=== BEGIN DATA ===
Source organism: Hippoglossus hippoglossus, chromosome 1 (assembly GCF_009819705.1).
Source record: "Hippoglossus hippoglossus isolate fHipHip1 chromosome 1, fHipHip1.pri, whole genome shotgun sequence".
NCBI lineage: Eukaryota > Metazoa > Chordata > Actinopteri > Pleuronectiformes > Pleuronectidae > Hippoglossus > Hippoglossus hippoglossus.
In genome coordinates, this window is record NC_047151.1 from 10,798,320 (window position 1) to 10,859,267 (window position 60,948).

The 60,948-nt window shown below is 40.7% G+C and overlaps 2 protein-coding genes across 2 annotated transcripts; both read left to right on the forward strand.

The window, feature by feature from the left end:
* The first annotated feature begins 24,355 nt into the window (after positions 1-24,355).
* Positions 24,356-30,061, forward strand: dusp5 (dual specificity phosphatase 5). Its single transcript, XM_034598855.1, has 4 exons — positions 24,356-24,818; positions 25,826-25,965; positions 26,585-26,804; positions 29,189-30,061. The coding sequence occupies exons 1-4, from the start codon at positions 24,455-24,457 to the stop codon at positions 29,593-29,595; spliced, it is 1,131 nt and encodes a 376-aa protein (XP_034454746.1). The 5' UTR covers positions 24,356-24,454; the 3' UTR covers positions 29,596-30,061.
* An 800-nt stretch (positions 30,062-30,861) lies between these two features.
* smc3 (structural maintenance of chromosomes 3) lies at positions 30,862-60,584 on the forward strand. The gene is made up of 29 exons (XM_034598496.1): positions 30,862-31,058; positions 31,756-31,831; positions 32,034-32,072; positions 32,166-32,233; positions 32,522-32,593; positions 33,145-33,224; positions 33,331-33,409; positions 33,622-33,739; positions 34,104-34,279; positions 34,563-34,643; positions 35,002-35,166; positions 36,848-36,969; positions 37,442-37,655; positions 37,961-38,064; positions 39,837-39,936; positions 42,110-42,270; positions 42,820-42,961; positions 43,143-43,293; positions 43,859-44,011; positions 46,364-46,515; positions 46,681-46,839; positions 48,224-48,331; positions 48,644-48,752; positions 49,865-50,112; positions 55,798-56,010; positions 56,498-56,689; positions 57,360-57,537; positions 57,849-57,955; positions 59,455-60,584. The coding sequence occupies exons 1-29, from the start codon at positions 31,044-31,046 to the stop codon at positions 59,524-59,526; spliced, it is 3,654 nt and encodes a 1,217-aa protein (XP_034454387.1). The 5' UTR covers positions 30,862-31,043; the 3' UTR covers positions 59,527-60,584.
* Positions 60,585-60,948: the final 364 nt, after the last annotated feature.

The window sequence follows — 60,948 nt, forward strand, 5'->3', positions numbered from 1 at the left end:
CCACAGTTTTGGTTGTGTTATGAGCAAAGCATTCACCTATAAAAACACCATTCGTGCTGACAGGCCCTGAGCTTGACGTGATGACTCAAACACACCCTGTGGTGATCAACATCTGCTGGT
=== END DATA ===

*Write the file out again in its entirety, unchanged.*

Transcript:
Source organism: Hippoglossus hippoglossus, chromosome 1 (assembly GCF_009819705.1).
Source record: "Hippoglossus hippoglossus isolate fHipHip1 chromosome 1, fHipHip1.pri, whole genome shotgun sequence".
NCBI lineage: Eukaryota > Metazoa > Chordata > Actinopteri > Pleuronectiformes > Pleuronectidae > Hippoglossus > Hippoglossus hippoglossus.
In genome coordinates, this window is record NC_047151.1 from 10,798,320 (window position 1) to 10,859,267 (window position 60,948).

The 60,948-nt window shown below is 40.7% G+C and overlaps 2 protein-coding genes across 2 annotated transcripts; both read left to right on the forward strand.

The window, feature by feature from the left end:
* The first annotated feature begins 24,355 nt into the window (after positions 1-24,355).
* Positions 24,356-30,061, forward strand: dusp5 (dual specificity phosphatase 5). Its single transcript, XM_034598855.1, has 4 exons — positions 24,356-24,818; positions 25,826-25,965; positions 26,585-26,804; positions 29,189-30,061. The coding sequence occupies exons 1-4, from the start codon at positions 24,455-24,457 to the stop codon at positions 29,593-29,595; spliced, it is 1,131 nt and encodes a 376-aa protein (XP_034454746.1). The 5' UTR covers positions 24,356-24,454; the 3' UTR covers positions 29,596-30,061.
* An 800-nt stretch (positions 30,062-30,861) lies between these two features.
* smc3 (structural maintenance of chromosomes 3) lies at positions 30,862-60,584 on the forward strand. The gene is made up of 29 exons (XM_034598496.1): positions 30,862-31,058; positions 31,756-31,831; positions 32,034-32,072; positions 32,166-32,233; positions 32,522-32,593; positions 33,145-33,224; positions 33,331-33,409; positions 33,622-33,739; positions 34,104-34,279; positions 34,563-34,643; positions 35,002-35,166; positions 36,848-36,969; positions 37,442-37,655; positions 37,961-38,064; positions 39,837-39,936; positions 42,110-42,270; positions 42,820-42,961; positions 43,143-43,293; positions 43,859-44,011; positions 46,364-46,515; positions 46,681-46,839; positions 48,224-48,331; positions 48,644-48,752; positions 49,865-50,112; positions 55,798-56,010; positions 56,498-56,689; positions 57,360-57,537; positions 57,849-57,955; positions 59,455-60,584. The coding sequence occupies exons 1-29, from the start codon at positions 31,044-31,046 to the stop codon at positions 59,524-59,526; spliced, it is 3,654 nt and encodes a 1,217-aa protein (XP_034454387.1). The 5' UTR covers positions 30,862-31,043; the 3' UTR covers positions 59,527-60,584.
* Positions 60,585-60,948: the final 364 nt, after the last annotated feature.

The window sequence follows — 60,948 nt, forward strand, 5'->3', positions numbered from 1 at the left end:
CCACAGTTTTGGTTGTGTTATGAGCAAAGCATTCACCTATAAAAACACCATTCGTGCTGACAGGCCCTGAGCTTGACGTGATGACTCAAACACACCCTGTGGTGATCAACATCTGCTGGT